Ob-Gyn Coding Alert


Coding Late-Term OB Care? Check for Prior Antepartum Care

Pregnant patient transfer may still mean reporting a global code.

You know that you should report antepartum care codes based on the number of visits your ob-gyn performs. Think a third-term new patient puts you in individual codes? You might still be able to use the global ones.

When a patient transfers to your ob-gyn practice late in her pregnancy, your first task is to determine if she has received any antepartum care elsewhere, the American Congress of Obstetricians and Gynecologists (ACOG) recommends. Here’s how to decide whether to code visits individually or globally.

Report Individual Codes for Previous Care

If a patient has received antepartum care from another physician, you will not be able to report the global ob code (59400, 59510, 59610, or 59618). 

Instead, you will have to separately report the antepartum care (59425-59426), delivery (59409-59410, 59514-59515, 59612-59614), and postpartum care (59430) if you are not allowed to bill the delivery plus postpartum codes. If the ob-gyn performs the delivery and postpartum care, CPT® includes 59430 in the delivery with postpartum care code.

The physician who provided the initial antepartum care will bill separately for his services. Consequently, if you bill the global in this case, you would be reporting some antepartum care that you did not perform.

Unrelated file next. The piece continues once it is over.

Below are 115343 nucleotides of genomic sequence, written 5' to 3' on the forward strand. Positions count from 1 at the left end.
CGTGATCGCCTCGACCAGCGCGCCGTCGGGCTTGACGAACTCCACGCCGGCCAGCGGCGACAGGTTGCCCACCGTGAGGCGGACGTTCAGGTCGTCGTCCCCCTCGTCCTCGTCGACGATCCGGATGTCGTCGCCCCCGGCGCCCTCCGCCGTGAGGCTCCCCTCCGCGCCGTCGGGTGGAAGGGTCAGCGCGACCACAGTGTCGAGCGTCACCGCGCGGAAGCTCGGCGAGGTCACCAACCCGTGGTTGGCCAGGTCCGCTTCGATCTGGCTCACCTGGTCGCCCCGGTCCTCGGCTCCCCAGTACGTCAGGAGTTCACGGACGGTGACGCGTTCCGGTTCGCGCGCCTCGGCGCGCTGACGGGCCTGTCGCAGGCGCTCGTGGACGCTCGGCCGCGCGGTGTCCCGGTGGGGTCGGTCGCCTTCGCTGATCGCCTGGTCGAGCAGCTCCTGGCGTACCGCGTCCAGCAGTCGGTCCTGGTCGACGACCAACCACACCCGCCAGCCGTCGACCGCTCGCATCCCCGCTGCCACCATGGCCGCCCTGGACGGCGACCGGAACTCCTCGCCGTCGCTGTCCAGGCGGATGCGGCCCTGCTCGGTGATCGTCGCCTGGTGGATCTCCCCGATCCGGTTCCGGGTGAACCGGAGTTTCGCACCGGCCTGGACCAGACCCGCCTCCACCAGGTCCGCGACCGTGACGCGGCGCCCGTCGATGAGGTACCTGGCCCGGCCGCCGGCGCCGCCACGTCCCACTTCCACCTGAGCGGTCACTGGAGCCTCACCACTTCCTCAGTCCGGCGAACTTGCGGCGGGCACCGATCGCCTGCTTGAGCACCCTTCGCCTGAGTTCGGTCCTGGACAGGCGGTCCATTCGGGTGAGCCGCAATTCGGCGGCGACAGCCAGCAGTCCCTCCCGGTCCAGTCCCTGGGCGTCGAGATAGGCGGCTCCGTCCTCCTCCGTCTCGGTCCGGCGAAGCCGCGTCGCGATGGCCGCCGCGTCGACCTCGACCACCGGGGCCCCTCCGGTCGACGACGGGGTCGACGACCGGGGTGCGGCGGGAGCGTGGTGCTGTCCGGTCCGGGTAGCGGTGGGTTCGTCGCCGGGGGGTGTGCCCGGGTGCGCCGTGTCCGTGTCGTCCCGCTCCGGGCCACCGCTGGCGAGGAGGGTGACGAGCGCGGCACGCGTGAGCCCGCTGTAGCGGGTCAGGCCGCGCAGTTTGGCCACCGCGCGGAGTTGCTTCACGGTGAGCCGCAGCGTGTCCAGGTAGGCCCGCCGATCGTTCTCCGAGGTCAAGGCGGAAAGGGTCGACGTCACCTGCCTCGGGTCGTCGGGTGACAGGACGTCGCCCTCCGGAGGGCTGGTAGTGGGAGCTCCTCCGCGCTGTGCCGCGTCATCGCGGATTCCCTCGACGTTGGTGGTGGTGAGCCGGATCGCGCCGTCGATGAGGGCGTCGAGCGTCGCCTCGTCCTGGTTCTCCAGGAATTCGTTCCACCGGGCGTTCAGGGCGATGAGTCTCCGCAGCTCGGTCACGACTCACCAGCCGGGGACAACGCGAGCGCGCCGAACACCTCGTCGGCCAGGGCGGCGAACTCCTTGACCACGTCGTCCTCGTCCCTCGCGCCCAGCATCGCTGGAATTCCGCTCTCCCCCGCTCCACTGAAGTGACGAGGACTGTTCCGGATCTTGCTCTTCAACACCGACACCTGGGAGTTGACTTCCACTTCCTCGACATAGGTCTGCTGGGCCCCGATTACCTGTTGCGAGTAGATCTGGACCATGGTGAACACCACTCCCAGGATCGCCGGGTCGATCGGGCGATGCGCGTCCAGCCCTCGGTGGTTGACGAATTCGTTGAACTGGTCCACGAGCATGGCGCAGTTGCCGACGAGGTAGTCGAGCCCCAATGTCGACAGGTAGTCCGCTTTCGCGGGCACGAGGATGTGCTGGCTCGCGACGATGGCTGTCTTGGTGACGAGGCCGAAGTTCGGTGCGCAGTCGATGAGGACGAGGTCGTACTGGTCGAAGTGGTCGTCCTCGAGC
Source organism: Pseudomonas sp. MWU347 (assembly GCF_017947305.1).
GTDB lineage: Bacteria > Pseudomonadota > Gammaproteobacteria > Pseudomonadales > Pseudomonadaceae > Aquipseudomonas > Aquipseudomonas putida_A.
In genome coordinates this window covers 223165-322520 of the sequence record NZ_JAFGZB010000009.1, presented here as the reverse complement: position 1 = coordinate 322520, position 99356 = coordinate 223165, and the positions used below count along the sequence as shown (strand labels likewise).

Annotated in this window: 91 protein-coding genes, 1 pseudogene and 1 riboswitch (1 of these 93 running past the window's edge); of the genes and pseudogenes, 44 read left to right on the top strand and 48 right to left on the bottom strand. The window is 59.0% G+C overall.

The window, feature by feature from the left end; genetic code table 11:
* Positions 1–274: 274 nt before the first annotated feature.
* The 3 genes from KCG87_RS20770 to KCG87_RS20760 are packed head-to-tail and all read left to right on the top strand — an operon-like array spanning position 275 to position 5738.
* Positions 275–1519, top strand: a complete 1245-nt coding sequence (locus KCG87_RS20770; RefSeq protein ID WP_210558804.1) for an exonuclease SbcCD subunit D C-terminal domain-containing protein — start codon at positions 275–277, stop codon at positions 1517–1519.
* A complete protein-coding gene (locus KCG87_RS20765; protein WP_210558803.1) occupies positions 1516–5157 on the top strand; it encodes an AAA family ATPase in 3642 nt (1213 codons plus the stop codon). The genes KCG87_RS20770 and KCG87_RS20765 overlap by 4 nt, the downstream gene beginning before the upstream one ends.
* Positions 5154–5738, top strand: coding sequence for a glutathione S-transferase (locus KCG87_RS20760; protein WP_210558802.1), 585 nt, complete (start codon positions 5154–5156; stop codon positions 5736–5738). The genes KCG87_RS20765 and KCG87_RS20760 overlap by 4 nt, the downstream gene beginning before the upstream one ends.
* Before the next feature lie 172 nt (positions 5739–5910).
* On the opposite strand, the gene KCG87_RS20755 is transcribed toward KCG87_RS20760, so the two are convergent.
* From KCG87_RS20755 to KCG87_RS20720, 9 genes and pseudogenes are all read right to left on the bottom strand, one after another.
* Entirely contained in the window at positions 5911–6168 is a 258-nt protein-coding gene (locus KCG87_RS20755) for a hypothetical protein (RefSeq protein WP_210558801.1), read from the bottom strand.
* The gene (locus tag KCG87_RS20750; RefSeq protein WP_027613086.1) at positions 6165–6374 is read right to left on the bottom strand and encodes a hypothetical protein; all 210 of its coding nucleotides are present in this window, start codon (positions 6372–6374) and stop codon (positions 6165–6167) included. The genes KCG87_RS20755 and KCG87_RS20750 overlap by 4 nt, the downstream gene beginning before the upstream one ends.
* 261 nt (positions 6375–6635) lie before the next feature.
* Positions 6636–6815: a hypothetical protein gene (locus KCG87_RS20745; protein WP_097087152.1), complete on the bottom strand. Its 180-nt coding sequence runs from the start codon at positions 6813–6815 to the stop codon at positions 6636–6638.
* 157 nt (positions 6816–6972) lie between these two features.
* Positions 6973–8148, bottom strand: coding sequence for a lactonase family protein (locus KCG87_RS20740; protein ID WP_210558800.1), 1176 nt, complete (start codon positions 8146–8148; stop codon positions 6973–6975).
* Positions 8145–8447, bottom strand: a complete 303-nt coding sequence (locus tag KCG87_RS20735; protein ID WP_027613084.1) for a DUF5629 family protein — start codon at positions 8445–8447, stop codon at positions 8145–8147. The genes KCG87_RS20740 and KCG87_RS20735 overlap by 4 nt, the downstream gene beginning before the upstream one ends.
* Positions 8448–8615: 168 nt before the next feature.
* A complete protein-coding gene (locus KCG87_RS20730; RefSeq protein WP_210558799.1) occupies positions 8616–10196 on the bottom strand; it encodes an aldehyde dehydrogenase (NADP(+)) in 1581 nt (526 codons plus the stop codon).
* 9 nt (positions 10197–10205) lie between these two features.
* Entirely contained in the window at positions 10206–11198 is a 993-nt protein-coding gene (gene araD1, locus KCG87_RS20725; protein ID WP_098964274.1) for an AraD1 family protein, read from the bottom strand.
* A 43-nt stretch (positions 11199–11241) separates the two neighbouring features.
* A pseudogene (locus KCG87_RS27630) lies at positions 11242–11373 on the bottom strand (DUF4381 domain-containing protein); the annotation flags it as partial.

Use Global When Transferee Has Not Had OB Care

On the other hand, if the patient did not receive any antepartum care before coming to your practice, you may be able to report the global code. The physician may perform all the global ob package components in a short time because CPT® doesn’t specifically require a minimum number of antepartum visits to report this service. Note, however, that given CPT®’s definition of the timing for routine antepartum visits, most payers consider 13 visits the norm.

Check policies: Some carriers do require an established number (this ranges from 8-15 over the various payers) of antepartum visits before you can submit the global ob code(s). If your ob-gyn performs substantially fewer visits than the payer normally requires for the global package, you may have to report the global ob code appended with modifier 52 (Reduced services).

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